"Creatively," said Hal Prince, "Broadway is dead . . . Broadway is real estate. Broadway is uninteresting."

Kicking off a three-day colloquium on "New Alliances for Music Theater" at the Shoreham, the producer/director, whose credits range from Broadway to the Chicago Lyric Opera, sounded a pessimistic note for the future of originality and experimentation in all forms of music theater. His pessimism was echoed by many of the two dozen people who gathered for a dinner and opening discussions under the auspices of the National Opera Institute.

His pessimism was echoed by, among others, lyricist and librettist Sheldon Harnick, whose credits range from "Fiddler on the Roof" to a much-used translation of "Carmen" and original librettos for several operas. Harnick told the sad story of his effort to get financial support for a new musical:

"We had to go to Universal for the money; we figured they had 'E.T.' and they must have plenty. Well, the people on the bottom rung loved it, and the people on the next-highest rung loved it--but somewhere in the middle rungs there was somebody who didn't love it. So we had to go back and start over again at the bottom rung of another studio."

Harnick has turned his back on Broadway, at least for now, and is working on the libretto for a new opera based on "Cyrano de Bergerac."

In June the National Opera Institute will formally change its name to the National Institute of Music Theater, signaling the growing feeling among artists and management people that the similarities in these fields are more significant than the differences. The current colloquium is designed to explore "the implications of increased interaction between musical theater and opera," to examine common problems such as the effect of limited budgets on repertoire and performance standards, to ponder whether a significant audience can "develop the aesthetic sensitivity to understand and to support the dynamic changes taking place in American music theater."

The opening session was devoted to problems, and pessimism abounded. Christopher Keene, music director of the New York City Opera, was particularly unhappy about "the inert intellectual qualities of our audience . . . the rigidity and intellectual bias of the American people."

"We know that only 1 percent of the population goes to musical theater performances," he said, "and only 1 percent of those who go have the ability to generate an informed opinion. In other words, only one person in 10,000 can be expected to become an intelligent and involved enthusiast of the performing arts. That means that we have a total public of 22,500 people."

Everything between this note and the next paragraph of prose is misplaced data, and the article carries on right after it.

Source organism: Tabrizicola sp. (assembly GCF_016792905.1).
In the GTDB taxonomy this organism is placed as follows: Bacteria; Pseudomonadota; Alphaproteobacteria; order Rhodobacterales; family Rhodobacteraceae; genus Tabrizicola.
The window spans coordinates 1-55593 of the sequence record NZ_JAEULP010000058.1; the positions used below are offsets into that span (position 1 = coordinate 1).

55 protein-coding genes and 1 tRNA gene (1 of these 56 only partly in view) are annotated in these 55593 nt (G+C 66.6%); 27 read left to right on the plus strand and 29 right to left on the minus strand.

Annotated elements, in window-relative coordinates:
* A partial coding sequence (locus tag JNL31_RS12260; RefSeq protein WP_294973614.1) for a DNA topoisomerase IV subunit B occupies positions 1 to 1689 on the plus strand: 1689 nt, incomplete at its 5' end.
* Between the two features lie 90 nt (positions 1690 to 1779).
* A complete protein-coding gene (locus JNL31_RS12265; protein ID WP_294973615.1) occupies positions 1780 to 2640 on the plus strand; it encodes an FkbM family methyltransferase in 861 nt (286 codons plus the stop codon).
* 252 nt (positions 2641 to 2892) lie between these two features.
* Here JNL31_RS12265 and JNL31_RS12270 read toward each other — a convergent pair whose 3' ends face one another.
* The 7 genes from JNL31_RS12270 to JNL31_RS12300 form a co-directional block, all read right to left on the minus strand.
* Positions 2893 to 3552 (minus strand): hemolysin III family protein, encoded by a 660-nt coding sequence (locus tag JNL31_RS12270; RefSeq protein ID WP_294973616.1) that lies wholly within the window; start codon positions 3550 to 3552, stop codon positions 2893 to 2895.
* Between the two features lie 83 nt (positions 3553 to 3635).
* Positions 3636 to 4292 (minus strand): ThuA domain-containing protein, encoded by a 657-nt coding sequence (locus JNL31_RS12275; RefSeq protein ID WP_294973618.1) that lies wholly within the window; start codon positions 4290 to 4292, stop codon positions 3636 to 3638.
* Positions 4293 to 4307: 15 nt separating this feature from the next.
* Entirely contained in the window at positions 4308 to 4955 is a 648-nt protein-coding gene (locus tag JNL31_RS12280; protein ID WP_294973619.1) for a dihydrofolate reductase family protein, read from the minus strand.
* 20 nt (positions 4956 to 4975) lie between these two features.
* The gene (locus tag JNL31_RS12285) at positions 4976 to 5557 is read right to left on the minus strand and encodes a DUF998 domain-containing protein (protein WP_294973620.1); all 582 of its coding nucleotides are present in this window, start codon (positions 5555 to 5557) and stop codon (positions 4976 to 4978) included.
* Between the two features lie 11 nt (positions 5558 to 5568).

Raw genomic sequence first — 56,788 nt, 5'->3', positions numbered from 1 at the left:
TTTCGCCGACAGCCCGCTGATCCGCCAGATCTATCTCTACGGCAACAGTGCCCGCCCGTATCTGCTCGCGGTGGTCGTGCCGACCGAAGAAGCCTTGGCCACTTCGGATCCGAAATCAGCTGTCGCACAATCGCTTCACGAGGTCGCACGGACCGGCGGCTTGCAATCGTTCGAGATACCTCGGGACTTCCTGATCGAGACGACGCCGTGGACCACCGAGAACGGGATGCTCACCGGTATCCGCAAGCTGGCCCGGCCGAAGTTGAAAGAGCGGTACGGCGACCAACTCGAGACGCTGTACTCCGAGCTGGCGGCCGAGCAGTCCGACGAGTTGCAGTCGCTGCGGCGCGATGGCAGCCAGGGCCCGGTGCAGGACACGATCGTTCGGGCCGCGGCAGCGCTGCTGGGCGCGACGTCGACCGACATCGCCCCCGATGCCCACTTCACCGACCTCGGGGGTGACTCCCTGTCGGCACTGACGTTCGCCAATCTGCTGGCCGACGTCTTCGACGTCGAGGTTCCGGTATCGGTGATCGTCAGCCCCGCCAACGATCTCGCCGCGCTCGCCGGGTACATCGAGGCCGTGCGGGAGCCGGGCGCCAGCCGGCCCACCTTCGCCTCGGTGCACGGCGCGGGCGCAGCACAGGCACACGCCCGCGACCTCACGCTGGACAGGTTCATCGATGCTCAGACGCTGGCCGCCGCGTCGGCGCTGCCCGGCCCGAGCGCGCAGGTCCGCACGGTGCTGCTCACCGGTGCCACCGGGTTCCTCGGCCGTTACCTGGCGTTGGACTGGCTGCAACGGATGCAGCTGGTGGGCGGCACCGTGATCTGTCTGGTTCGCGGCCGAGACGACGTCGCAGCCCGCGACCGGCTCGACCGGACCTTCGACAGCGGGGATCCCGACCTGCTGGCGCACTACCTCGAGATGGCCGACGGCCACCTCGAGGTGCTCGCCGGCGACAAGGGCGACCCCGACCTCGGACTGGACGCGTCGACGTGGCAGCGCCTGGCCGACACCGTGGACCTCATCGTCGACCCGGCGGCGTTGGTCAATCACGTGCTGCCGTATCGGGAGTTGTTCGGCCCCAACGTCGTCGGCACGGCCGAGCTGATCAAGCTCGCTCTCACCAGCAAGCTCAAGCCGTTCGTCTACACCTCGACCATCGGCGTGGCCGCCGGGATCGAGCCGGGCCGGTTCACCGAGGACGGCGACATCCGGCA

"Do you have their names?" asked Prince.

"They are all subscribers to the New York City Opera," answered Keene.

Composer-lyricist Stephen Schwartz, whose credits include "Pippin," "Godspell," "The Magic Show" and "Working," was puzzled. "I don't understand," he said, "why costs have jumped so fast for a Broadway musical--much faster than inflation, from $1.5 million to $4.5 million in only three years . . . If I am going to conceive works that will get performed, in practice that means they have to be cast for less than 10 people--a tremendous limitation."

Singer-actress Madalene Capelle, who left medical school for a career in the music theater, recalled her parents' opposition to the change of direction: "My father told me, 'Be a doctor; you can sing to your patients.' " She felt that her musical training gave her adequate technical preparation but "not how to face the reality of the music business in New York . . . We should reach back and prepare students for that reality."

Peter Zeisler, former managing director of the Tyrone Guthrie Theater in Minneapolis, suggested that "alternative" theaters like the Guthrie are joining the establishment, and "in 20 years, we will have to have an alternative to the alternative theater."

Experimental theater producer Andre Bishop noted that many young playwrights were becoming interested in writing for musical theater, but was concerned about "a lot of talented people who have no place to go except their own living rooms."

Prince, whose track record should make his work welcome anywhere, wondered about the same thing. "The question for me," he said, "is where do we go to work. Broadway is simply an old thing that happened for 30 or 40 years--maybe more--and isn't happening anymore."

Today and tomorrow will be devoted to exploring answers to the questions raised last night. They may not be enough time.